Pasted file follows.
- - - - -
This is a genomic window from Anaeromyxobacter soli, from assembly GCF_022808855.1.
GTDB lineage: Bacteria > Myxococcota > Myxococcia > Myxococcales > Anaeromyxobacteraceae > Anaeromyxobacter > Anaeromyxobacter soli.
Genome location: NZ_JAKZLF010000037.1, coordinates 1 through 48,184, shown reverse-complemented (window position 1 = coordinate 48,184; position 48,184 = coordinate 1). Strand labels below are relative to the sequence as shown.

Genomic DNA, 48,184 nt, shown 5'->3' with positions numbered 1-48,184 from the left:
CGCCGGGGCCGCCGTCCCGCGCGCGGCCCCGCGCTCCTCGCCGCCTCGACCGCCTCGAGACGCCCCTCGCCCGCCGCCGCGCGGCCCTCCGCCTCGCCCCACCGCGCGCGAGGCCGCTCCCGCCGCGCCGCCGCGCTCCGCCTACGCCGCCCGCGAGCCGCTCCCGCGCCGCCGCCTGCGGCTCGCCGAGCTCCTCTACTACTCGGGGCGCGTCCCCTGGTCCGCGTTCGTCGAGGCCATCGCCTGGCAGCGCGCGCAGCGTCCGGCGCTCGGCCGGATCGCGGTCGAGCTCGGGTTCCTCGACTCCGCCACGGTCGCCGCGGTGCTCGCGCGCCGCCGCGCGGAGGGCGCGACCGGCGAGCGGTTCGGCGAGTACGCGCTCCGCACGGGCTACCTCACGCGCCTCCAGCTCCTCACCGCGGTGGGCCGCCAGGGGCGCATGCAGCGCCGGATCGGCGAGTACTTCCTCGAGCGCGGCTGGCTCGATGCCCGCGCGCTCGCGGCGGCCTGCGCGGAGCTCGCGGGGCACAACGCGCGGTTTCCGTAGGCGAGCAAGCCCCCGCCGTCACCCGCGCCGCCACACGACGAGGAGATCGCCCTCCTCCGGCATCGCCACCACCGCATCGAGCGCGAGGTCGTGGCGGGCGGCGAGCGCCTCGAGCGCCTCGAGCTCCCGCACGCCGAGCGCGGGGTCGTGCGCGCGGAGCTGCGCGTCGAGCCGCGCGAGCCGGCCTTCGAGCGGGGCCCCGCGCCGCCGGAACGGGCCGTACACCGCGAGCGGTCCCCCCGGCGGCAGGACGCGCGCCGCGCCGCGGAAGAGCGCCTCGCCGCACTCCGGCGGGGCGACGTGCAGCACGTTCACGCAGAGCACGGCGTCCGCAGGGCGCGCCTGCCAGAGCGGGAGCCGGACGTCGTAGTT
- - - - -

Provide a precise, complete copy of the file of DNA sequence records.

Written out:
This is a genomic window from Anaeromyxobacter soli, from assembly GCF_022808855.1.
GTDB lineage: Bacteria > Myxococcota > Myxococcia > Myxococcales > Anaeromyxobacteraceae > Anaeromyxobacter > Anaeromyxobacter soli.
Genome location: NZ_JAKZLF010000037.1, coordinates 1 through 48,184, shown reverse-complemented (window position 1 = coordinate 48,184; position 48,184 = coordinate 1). Strand labels below are relative to the sequence as shown.

Genomic DNA, 48,184 nt, shown 5'->3' with positions numbered 1-48,184 from the left:
CGCCGGGGCCGCCGTCCCGCGCGCGGCCCCGCGCTCCTCGCCGCCTCGACCGCCTCGAGACGCCCCTCGCCCGCCGCCGCGCGGCCCTCCGCCTCGCCCCACCGCGCGCGAGGCCGCTCCCGCCGCGCCGCCGCGCTCCGCCTACGCCGCCCGCGAGCCGCTCCCGCGCCGCCGCCTGCGGCTCGCCGAGCTCCTCTACTACTCGGGGCGCGTCCCCTGGTCCGCGTTCGTCGAGGCCATCGCCTGGCAGCGCGCGCAGCGTCCGGCGCTCGGCCGGATCGCGGTCGAGCTCGGGTTCCTCGACTCCGCCACGGTCGCCGCGGTGCTCGCGCGCCGCCGCGCGGAGGGCGCGACCGGCGAGCGGTTCGGCGAGTACGCGCTCCGCACGGGCTACCTCACGCGCCTCCAGCTCCTCACCGCGGTGGGCCGCCAGGGGCGCATGCAGCGCCGGATCGGCGAGTACTTCCTCGAGCGCGGCTGGCTCGATGCCCGCGCGCTCGCGGCGGCCTGCGCGGAGCTCGCGGGGCACAACGCGCGGTTTCCGTAGGCGAGCAAGCCCCCGCCGTCACCCGCGCCGCCACACGACGAGGAGATCGCCCTCCTCCGGCATCGCCACCACCGCATCGAGCGCGAGGTCGTGGCGGGCGGCGAGCGCCTCGAGCGCCTCGAGCTCCCGCACGCCGAGCGCGGGGTCGTGCGCGCGGAGCTGCGCGTCGAGCCGCGCGAGCCGGCCTTCGAGCGGGGCCCCGCGCCGCCGGAACGGGCCGTACACCGCGAGCGGTCCCCCCGGCGGCAGGACGCGCGCCGCGCCGCGGAAGAGCGCCTCGCCGCACTCCGGCGGGGCGACGTGCAGCACGTTCACGCAGAGCACGGCGTCCGCAGGGCGCGCCTGCCAGAGCGGGAGCCGGACGTCGTAGTT